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Federal aid slowly coming

City learns perseverance and patience required for FEMA reimbursements

T-R PHOTO BY GARRY BRANDENBURG The EF-3 tornado that tore through Marshalltown in 2018 took a path right through the city’s downtown. Marshalltown was awarded public assistance from FEMA.

From removing more than 500 trees to replacing mangled stop signs to repairing the Veterans Memorial Coliseum roof, the city of Marshalltown incurred millions of dollars in tornado-related expenses.

Insurance covered some but not all of those losses. The city is still working with insurance companies to finalize payments for damage.

“We have ongoing claims,” City Administrator Jessica Kinser said. “Also, some of the larger claims, like the Coliseum, will be claims where we get the final 40 percent once we start incurring costs for repairs.”

FEMA Reimbursement

No sooner had the tornado lifted off when state and local officials began working in concert to declare Marshall County a disaster area in hopes of making it eligible for Federal Emergency Management Agency (FEMA) aid.

t-r file photo The Veterans Memorial Coliseum was the most heavily damaged of the city properties.

Once federal officials made the declaration, the city turned to the agency as a resource to assist in clean-up and recovery efforts which Mayor Joel Greer said could take up to five years. Specifically, Marshall County and Marshalltown were deemed eligible to receive FEMA funds. However, federal authorities turned down two requests from Gov. Kim Reynolds for individuals impacted by the tornado to receive assistance.

Kinser, City Finance Director Diana Steiner, Greer and other staff quickly became educated on FEMA procedures. And staff have aggressively pursued reimbursement once given permission from FEMA to apply.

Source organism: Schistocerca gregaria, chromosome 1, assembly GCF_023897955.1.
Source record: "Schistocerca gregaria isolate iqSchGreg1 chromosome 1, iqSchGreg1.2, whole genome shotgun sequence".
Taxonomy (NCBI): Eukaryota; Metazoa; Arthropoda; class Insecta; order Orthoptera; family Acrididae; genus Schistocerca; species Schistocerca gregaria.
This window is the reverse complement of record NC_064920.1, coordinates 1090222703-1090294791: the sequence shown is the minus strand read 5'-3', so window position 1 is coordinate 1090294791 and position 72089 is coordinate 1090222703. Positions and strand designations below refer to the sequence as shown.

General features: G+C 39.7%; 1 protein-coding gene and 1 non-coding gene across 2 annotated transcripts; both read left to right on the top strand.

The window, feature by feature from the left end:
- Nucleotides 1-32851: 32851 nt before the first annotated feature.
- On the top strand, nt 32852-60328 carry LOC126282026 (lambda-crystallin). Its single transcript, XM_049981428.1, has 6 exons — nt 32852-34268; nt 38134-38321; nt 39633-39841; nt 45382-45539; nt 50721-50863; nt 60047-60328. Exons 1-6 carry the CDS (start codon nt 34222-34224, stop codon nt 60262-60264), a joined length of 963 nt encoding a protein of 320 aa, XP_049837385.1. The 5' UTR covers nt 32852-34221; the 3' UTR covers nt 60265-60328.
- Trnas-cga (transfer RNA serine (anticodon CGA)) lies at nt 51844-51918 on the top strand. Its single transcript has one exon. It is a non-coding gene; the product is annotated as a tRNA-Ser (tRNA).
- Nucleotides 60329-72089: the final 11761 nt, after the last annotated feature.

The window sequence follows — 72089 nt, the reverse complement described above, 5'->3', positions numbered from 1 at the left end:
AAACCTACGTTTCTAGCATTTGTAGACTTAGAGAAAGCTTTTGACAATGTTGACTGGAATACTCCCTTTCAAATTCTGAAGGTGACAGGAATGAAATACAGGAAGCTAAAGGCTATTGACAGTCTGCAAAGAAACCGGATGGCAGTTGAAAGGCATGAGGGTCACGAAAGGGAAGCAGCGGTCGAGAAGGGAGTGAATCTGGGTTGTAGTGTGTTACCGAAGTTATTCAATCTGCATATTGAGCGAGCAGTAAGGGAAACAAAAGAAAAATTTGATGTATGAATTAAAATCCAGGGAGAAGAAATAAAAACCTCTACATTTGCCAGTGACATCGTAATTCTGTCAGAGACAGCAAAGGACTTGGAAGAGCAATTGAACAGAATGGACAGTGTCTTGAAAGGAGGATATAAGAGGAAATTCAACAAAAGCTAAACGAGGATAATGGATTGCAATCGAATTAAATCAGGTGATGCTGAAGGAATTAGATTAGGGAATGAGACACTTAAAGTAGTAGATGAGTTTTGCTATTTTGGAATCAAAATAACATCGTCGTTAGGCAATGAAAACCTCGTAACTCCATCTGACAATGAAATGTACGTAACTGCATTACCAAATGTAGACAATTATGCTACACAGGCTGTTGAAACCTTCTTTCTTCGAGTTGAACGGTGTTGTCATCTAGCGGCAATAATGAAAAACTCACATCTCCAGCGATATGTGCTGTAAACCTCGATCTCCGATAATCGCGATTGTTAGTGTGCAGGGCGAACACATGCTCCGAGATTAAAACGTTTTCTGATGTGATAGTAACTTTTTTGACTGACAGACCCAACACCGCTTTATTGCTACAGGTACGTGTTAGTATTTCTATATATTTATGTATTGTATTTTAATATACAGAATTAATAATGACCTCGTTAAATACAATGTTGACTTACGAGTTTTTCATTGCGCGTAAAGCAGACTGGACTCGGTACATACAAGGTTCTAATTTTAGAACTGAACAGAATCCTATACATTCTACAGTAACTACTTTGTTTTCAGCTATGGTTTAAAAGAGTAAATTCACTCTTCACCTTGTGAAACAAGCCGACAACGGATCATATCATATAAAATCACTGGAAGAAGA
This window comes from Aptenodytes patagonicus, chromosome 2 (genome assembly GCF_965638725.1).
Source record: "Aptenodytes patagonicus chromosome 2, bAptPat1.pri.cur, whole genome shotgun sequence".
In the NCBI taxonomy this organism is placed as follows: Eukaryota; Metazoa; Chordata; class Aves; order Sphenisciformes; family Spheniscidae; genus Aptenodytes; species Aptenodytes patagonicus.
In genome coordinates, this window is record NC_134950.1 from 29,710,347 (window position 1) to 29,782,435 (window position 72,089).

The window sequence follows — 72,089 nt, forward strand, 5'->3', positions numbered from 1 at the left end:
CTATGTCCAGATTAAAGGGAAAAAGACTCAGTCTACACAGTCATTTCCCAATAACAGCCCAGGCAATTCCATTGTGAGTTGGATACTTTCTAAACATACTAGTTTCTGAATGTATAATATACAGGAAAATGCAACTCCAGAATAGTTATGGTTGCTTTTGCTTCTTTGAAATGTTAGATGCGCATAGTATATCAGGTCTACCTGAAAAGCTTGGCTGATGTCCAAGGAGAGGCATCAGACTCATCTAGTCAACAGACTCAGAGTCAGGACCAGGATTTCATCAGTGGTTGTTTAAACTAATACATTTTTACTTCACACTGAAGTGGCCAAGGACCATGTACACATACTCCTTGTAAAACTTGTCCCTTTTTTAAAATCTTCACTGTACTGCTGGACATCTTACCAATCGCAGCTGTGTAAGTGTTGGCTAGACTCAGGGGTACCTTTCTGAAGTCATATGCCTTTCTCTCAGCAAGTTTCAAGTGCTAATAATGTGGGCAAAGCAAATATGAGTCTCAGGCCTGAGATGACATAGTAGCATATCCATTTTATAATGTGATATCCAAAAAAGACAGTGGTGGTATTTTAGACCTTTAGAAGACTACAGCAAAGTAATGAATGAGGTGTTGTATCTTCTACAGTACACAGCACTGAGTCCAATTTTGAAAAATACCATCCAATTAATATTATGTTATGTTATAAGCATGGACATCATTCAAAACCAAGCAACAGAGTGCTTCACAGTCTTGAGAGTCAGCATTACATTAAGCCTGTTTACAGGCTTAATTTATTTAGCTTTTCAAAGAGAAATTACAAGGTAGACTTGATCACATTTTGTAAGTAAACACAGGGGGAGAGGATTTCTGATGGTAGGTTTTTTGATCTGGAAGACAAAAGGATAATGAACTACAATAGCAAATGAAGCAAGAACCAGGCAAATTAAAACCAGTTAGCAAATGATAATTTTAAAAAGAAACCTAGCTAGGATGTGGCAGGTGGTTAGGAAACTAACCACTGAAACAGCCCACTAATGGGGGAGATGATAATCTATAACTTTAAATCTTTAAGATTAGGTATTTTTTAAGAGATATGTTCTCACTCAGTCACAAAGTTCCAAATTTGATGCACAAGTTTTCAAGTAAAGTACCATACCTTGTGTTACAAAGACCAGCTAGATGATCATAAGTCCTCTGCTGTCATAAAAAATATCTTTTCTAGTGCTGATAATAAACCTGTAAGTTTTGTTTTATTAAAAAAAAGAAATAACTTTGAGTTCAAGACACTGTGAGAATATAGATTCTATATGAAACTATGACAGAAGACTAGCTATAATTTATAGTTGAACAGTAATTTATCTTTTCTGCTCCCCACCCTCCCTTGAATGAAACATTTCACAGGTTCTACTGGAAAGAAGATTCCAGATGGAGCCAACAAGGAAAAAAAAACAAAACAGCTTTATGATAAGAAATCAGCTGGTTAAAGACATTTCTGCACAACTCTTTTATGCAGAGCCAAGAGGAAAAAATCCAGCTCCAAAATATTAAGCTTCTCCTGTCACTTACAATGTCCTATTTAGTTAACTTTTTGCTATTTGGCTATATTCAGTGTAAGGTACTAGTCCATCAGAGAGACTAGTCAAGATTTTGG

However, staff learned the process to receive reimbursement requires attention to detail, documentation, perseverance and patience. An application of $4,971,895 was submitted earlier this year.

In the best case scenario for Marshalltown, FEMA will cover 75 percent of what the agency deems eligible expenses, Kinser said. The city wants to be reimbursed for expenses relating to debris removal, structure demolition and park fence repair.

“(City) staff work directly with our assigned person from Iowa Homeland Security Emergency Management (who before sending on to FEMA) first obligates the city’s claim by projects and categories,” Steiner said. “FEMA reviews (the claims) after IHSEMD submits the information. The city submitted documentation to justify the original amount we wanted obligated … FEMA can disallow expenses for a variety of reasons.”

What’s been reimbursed so far

Steiner said smaller projects are reimbursed at 75 percent once obligated expenses are approved, and once large projects are obligated the city will be able to take a draw up to 75 percent of the eligible expense.